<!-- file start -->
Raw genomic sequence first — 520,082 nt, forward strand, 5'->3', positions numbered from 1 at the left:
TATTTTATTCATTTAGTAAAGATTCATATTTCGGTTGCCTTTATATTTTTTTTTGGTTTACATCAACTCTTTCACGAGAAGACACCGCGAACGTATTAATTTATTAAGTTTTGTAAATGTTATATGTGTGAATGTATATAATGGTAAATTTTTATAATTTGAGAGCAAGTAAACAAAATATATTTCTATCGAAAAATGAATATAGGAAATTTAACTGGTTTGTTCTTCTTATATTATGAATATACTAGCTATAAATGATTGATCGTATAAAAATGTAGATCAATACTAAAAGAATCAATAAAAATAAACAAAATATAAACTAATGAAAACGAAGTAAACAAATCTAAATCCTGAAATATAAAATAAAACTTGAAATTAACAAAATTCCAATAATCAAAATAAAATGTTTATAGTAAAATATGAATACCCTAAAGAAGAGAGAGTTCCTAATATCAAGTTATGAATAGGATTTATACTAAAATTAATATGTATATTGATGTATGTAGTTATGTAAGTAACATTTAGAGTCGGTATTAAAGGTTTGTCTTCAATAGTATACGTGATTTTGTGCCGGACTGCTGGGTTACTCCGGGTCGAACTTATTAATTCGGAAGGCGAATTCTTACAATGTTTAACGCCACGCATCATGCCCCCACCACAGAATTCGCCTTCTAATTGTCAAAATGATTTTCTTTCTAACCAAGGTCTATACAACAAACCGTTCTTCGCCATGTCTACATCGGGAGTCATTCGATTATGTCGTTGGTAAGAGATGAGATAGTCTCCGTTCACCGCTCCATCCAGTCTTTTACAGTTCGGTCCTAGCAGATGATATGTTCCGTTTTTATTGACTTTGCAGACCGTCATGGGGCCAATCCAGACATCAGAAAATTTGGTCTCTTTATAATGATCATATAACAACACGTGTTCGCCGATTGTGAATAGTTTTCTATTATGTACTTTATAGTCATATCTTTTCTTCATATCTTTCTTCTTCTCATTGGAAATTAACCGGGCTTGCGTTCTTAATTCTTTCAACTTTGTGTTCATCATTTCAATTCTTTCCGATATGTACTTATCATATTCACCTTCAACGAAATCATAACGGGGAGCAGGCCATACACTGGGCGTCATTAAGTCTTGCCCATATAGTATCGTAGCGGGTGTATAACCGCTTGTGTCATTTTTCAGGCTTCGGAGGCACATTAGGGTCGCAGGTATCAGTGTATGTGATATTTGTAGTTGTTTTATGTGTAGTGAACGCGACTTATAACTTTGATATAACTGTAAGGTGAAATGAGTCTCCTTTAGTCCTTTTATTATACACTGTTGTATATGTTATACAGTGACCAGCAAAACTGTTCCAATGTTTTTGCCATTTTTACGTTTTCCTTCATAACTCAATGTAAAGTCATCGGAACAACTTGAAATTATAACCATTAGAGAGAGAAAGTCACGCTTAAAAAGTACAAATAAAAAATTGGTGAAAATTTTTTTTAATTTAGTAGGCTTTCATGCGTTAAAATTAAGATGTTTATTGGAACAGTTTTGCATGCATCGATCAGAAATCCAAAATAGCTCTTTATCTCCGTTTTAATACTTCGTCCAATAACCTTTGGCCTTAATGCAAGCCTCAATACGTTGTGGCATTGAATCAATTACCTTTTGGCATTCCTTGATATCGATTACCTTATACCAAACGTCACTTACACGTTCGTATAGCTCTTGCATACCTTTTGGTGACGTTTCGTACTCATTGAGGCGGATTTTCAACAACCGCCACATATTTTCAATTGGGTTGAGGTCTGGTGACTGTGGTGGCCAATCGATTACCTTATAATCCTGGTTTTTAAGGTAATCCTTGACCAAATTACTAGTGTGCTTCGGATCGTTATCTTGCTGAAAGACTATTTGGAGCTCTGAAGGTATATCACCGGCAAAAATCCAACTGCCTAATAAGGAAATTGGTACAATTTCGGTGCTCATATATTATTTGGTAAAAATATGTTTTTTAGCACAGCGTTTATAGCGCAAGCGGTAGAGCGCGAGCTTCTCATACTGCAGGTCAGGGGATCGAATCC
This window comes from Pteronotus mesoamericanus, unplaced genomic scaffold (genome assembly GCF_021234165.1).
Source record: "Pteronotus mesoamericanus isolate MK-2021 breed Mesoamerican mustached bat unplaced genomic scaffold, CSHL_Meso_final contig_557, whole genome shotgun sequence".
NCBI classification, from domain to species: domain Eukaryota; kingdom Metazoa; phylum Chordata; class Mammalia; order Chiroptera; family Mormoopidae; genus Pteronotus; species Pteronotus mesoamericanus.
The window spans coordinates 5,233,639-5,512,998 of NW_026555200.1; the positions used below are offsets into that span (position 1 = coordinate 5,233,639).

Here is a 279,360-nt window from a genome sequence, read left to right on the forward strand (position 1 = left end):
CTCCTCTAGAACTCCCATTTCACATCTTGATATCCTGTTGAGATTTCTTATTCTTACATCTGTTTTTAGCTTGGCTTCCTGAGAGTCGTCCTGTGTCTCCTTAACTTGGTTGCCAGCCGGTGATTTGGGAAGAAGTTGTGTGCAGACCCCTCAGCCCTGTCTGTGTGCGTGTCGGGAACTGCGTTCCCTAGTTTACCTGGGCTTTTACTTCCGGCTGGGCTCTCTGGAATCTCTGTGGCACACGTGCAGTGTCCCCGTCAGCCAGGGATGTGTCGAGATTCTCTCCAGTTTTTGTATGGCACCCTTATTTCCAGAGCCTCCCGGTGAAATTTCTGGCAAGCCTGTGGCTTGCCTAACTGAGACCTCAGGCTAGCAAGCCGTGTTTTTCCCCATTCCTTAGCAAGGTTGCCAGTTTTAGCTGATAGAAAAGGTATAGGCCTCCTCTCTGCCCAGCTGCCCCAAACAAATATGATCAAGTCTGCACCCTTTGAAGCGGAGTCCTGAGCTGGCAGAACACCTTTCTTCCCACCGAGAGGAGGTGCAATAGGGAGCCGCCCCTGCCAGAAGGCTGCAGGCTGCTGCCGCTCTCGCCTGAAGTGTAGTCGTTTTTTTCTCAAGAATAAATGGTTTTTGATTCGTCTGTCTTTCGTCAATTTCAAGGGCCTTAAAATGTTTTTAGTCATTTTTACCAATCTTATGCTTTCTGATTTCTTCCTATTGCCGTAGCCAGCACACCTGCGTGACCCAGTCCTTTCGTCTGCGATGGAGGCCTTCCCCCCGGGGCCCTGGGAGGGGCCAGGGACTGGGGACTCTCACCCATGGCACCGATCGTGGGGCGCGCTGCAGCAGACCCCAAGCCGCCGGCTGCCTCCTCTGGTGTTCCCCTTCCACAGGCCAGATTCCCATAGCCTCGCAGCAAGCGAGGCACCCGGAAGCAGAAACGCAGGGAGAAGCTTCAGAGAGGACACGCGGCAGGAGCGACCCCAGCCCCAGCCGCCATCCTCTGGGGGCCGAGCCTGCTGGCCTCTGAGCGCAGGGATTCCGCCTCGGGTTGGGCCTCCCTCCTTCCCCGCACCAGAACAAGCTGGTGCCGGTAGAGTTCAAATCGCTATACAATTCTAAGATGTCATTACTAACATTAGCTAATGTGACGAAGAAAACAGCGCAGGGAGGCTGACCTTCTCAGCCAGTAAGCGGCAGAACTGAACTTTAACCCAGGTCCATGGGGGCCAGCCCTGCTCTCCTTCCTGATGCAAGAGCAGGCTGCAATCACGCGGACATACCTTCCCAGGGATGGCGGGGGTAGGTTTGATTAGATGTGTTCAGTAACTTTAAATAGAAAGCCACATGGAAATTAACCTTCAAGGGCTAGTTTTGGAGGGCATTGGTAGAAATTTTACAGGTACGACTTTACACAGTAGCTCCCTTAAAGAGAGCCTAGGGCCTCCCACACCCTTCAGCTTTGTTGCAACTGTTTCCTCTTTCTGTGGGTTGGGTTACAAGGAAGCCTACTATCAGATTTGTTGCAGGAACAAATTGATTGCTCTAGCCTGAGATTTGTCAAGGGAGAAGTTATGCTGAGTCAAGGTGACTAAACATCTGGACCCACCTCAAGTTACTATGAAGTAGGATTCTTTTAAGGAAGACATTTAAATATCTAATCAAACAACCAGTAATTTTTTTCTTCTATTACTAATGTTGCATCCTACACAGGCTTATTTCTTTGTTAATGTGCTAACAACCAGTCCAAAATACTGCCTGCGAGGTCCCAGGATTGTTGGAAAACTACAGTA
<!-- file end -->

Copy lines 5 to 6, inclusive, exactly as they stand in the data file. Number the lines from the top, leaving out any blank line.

NCBI classification, from domain to species: domain Eukaryota; kingdom Metazoa; phylum Chordata; class Mammalia; order Chiroptera; family Mormoopidae; genus Pteronotus; species Pteronotus mesoamericanus.
The window spans coordinates 5,233,639-5,512,998 of NW_026555200.1; the positions used below are offsets into that span (position 1 = coordinate 5,233,639).